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  • a happy, ordinary, middle-aged, suburban woman who paints odd pictures, gardens in a straw hat, lives with the love of her life, is owned by one cat and the ghosts of several others, and walks a little funny 'cause she has a fake leg. She started this website because there's more to life than what we lose, and we need to let each other know what's possible, even if it's only a happy, ordinary life.

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« Mad Science Sunday: Research Continues | Main | Free! »


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I can't wait to try this recipe! And I'm so tickled that you're participating in NaNooNaNoo month. Because life just isn't as sweet without a daily dose of Sara. :)


Aw, thanks sweetie. As I said a few days ago, I'm not sure I'll be able to pull it off this year, but it's always fun to try.

Hope you enjoy the scones! While soaking in the bathtub today, I contemplated different things I might try to make them a little perkier, and the thought of adding a teaspoon, or maybe even a tablespoon of freshly grated lime peel popped into my sodden head. Let me know if you try it, or if you make some other alteration you'd recommend.



In my personal version of the perfect universe, all baked goods and sweets would contain cardamom--so this recipe makes me very, very happy. Oooh, and grated lime zest sounds like a nice bright option, too....


Cardamom fiends of the world unite! :)


They look delicious. Curse my damned defective body for being allergic to honey. :(


Oh, Amorette, I am sure that the dry sweetener of your choice will work every bit as well, with the added advantage of not creating ultra-gloopy, sticky dough. The honey listed here is an exactly proportional substitution from my basic scone recipe, so I know this for a fact. :)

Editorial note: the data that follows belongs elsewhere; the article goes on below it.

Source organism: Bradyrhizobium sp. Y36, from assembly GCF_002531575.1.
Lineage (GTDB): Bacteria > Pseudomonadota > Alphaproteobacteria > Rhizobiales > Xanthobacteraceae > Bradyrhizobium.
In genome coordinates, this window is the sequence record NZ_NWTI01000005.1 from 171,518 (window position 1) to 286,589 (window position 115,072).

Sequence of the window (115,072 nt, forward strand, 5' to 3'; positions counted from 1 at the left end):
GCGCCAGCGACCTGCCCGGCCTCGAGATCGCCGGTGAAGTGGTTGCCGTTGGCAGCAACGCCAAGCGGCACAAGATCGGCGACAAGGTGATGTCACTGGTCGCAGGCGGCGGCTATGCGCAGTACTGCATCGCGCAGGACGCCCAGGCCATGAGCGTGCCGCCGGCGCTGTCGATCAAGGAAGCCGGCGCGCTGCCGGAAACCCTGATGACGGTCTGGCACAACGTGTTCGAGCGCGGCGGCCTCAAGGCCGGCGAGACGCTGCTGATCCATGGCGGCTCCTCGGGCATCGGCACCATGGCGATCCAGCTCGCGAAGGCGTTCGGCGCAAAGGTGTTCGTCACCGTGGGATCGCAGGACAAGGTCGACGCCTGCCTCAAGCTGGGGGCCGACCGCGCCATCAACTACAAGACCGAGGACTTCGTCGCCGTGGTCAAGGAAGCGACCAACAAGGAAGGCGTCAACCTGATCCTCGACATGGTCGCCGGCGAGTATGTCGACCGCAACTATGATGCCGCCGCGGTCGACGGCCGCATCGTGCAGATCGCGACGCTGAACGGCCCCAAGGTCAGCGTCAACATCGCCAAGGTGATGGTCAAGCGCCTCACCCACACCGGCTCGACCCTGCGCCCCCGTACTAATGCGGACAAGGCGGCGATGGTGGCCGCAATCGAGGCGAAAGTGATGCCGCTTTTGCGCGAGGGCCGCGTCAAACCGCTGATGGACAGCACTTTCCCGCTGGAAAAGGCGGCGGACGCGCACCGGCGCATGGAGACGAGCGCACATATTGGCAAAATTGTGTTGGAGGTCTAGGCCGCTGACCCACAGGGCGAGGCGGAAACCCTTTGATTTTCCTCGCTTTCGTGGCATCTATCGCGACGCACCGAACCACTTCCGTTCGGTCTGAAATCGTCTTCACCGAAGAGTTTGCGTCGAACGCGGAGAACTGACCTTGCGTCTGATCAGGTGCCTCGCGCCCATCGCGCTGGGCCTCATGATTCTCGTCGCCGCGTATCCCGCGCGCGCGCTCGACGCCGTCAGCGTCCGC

I don't really feel honey added much flavor-wise, but it did make for a cake-ier, less biscuit-y texture in the finished scones as well as a dough that was more difficult to work with.

Maija Haavisto

Damn, I'm a baking nut and a mango lover, but frozen mango isn't available in this country (and fresh mango is just very difficult to handle). :-(


Oh boy! Just the kind of recipe I was looking for to further my obsessions with the wonderful mango and the fabulous scone. This sounds delicious!


These look amazing! I was searching through mango scone recipes and this is by far the tastiest looking one I've found! But I have a question, I've never heard of potassium-based baking powder. When I googled I came across potash, is that the same thing? And where might I find it? Because I'm dying to try this recipe!


Here's a great link about baking powders, but Rumford fits the bill for this recipe:


Do you think I could use fresh mango? We're on vacation in Hawaii, haven't found good scones, but there's tons of fresh mangoes!( Wow, does "mangos" really have an "e"? Silly me.


If Sara was still around, she'd probably say try it, and see! The issues I can imagine are moisture, ease of cutting, and texture. Frozen mangoes are easier to cut, but also may release more moisture into the scone. The chunkiness of the cut frozen mangoes adds a delicious counterpoint to the texture of the scone. You could also grate or blend the mango, which would give you the flavor, but less of a contrast when you bite into them.

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